For me, the most enjoyable aspect of Indian food – something we indulge in twice weekly – is the sheer variety it presents. You could go for weeks on end and never eat the same dish twice. A recipe for Onion and Carrot Bhajis may not be what you were expecting, but it makes a tempting change from the usual accompaniments.
You may not even expect these to be far removed from the more common onion bhaji, but carrots behave differently. Carrots are able to retain far more moisture, yielding a succulent, almost juicy, bhaji. And the vegetables soak up the added lime juice, endowing the bhajis with an extra dimension of flavour.
From your very first bite you realise that the addition of both lime juice and zest is something special. The moment that tangy sensation registers is one that’s difficult to forget; you’ll be forever tempted by the allure of citrus.
When deep frying, remember that there’s no need to dispense with the oil after one go. Let it cool before decanting it back into its bottle of origin. You’ll have to keep replenishing it as you go along, but there’s no reason why a litre of sunflower oil can’t last you a long time. Just don’t let it get too dirty.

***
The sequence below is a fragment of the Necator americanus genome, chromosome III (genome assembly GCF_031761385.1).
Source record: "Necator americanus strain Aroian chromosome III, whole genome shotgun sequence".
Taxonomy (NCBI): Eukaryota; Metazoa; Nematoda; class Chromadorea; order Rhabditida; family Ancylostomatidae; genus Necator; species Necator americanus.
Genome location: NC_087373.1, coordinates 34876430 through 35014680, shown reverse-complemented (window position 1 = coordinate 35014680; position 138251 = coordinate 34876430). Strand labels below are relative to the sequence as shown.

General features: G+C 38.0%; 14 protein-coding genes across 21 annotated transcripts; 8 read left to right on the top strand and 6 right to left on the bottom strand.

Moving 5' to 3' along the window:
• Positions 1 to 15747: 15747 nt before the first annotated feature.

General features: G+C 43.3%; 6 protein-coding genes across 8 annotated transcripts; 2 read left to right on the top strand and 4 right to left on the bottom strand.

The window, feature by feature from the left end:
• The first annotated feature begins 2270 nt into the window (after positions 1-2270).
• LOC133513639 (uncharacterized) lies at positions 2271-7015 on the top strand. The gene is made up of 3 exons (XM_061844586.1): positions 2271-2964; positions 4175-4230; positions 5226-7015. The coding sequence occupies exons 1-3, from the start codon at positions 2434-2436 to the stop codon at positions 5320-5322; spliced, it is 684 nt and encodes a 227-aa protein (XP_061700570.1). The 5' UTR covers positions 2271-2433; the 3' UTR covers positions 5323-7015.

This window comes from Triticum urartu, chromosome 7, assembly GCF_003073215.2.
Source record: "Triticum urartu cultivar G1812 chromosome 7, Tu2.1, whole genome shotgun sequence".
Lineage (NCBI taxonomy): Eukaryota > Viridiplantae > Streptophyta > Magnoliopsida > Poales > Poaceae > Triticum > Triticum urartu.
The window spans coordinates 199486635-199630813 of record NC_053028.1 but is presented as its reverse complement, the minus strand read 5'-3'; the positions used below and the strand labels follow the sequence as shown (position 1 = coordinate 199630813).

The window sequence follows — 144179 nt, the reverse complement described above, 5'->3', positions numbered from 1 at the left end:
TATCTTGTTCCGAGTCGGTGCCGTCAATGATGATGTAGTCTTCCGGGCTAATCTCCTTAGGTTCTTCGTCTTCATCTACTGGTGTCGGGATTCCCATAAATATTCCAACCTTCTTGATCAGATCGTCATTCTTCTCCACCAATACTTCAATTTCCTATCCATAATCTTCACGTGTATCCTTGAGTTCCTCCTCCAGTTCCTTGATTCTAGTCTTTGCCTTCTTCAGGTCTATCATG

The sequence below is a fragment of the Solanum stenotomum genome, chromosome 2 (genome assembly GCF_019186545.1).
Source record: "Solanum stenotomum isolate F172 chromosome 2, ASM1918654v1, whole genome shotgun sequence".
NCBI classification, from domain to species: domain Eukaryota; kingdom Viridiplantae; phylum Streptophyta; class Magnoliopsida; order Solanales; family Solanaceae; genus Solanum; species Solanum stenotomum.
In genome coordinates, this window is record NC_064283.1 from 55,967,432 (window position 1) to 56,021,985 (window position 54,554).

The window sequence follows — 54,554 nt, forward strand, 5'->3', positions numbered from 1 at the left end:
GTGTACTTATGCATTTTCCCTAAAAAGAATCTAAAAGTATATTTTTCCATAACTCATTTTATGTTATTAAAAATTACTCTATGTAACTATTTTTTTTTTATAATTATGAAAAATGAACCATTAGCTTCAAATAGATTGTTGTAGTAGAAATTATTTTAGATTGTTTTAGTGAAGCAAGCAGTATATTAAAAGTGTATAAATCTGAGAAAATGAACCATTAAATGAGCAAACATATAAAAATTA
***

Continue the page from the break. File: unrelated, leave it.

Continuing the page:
Onion and Carrot Bhajis
- 4 carrots, coarsely grated
- 1 red onion, finely sliced
- 2 cloves of garlic, finely chopped
- 2 tsp cumin seeds
- 2 tsp coriander seeds
- ½ tsp garam masala
- ½ tsp turmeric
- ½ tsp chilli powder
- 1 tsp salt
- 5 tbsp gram flour
- 2 limes, juice and zest
- 1 litre sunflower oil, for frying
- In a large mixing bowl, combine the carrots, onion and garlic. Gently toast the cumin and coriander seeds before grinding.
- Tip all the spices and salt into the bowl and coat the vegetables thoroughly. Do the same with the gram flour and lime zest.
- Heat the oil in a large wok or deep fat fryer; it should be around 190C. Add the lime juice and enough water to the carrot mixture to create a light, but not watery, batter.
- Each bhaji should be roughly equivalent to 1 dessert spoon; fry 3-4 at a time, allowing the oil to come back to temperature between batches.
- Give time to drain in a kitchen roll lined bowl before serving. You can keep them warm in a gently heated oven.
Cost: The addition of two limes to this recipe increases its cost a little and certainly isn’t necessary. But given the amount of flavour they add to the mix, I’d say it’s a worthy expense.
Besides, I don’t think anyone would argue that £1.20 for 10-12 onion and carrot bhajis – plus the cost of frying, which is hard to calculate – is very much to pay at all.